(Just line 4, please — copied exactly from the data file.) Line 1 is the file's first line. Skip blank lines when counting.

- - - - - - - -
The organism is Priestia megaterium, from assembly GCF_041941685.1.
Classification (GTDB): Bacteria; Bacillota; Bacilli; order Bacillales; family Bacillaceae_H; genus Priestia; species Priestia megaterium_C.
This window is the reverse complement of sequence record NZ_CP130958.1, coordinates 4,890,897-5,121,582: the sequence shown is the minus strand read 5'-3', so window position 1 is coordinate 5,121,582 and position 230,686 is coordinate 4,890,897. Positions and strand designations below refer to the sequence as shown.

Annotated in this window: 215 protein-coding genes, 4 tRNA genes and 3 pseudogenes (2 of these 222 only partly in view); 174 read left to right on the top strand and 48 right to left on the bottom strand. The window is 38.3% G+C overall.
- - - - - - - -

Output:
Annotated in this window: 215 protein-coding genes, 4 tRNA genes and 3 pseudogenes (2 of these 222 only partly in view); 174 read left to right on the top strand and 48 right to left on the bottom strand. The window is 38.3% G+C overall.